What Length Should Your SUP Paddle Be?


Your paddle is the most important piece of gear in your paddleboard rig.  It can determine how fast or slow you go, how well you turn, and how stable you are on the paddleboard.  The flex of the paddle and the blade play a huge factor in determining the right paddle for your needs, so you want to make sure the paddle is cut to the correct length.

Determining the appropriate paddle length is not an exact science.  Your personal preferences, as well as your technique and how it changes as you progress are big considerations.  But some general guidelines will help you figure out what length your SUP paddle you should be.


Your height is the biggest factor in determining how long your paddle should be.  For all-around paddleboarding you generally want go about 8 inches over your height- give or take a couple of inches.

The rail thickness of the paddleboard that you will be using needs to be taken into account.  If you have a displacement style board with 7-inch thick rails then you might to want to add an inch or more to your paddle length.  This will make up for the extra couple of inches you are standing above the water.  If you have a planing hull paddleboard with 4 to 5 inch thick rails, you may want to keep your paddle length around that 8 inch overhead measurement.


What’s your main style of paddleboarding- surf, cruising and touring, race?

If you plan to primarily surf your paddle should be shorter than if you were cruising flatwater or racing.  A shorter paddle will be easier to handle in the surf and you will be using it more for bracing than anything else.  And you spend more time with deeply bent knees, so you are essentially shorter when you surf.

If you’re mostly recreational flatwater paddling then going a bit longer will help you keep the blade all the way down in the water without having to bend over.  It will help you stay in a more comfortable upright position.


If you’re racing and race training then a paddle that is a little shorter than a recreational length paddle is a good consideration.  Digging in and going fast means getting a lot reach toward the nose of your paddleboard and so you will be hinging from your hips on every stroke.  A paddle that is slightly shorter will accommodate that more aggressive, forward posture.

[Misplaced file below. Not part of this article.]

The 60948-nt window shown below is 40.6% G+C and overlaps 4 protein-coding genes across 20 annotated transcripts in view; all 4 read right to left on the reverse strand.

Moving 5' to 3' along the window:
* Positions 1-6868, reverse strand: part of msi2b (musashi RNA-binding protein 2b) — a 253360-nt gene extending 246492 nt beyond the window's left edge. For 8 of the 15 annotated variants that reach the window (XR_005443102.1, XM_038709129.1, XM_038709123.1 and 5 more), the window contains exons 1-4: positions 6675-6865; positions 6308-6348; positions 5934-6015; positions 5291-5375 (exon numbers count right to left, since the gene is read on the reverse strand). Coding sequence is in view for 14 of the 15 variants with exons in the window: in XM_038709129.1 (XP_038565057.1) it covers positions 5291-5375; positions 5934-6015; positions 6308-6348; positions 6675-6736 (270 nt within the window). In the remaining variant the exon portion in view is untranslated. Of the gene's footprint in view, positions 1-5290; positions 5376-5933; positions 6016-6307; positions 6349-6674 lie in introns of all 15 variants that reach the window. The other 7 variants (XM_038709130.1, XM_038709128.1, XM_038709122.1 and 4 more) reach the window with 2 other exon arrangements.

Two things that you want to be aware of with paddle length if you are a beginner.

If you’re paddling and you notice that you’re arms have to rise 45 degrees or more before your blade is free of the water then your paddle is too long.  Having a paddle that is too long puts undue stress on your shoulders and wrists, and that will lead to soreness, or possibly injury, in those joints.  You will also likely whack your board a lot due to the unwieldiness of the paddle.

If you find yourself hunched over all the time to get your blade down into the water then you are putting a lot of unnecessary stress on your back- that means your paddle is too short.  That will eventually lead to back trouble, which you surely want to avoid.


The idea is to have a paddle that will allow you to keep your back straight (hinge from your hips instead of bending your back) and your arms extended 90 degrees in front.  And it should be long enough to completely submerge the blade in the water without having to hunch over.

You can use a cheap adjustable paddle to help you find your perfect length or you can demo a bunch of different length paddles at your local paddleboard shop.  When getting a new paddle consider all the types of paddleboarding you will be doing with and experiment with different lengths to dial in your perfect set up.



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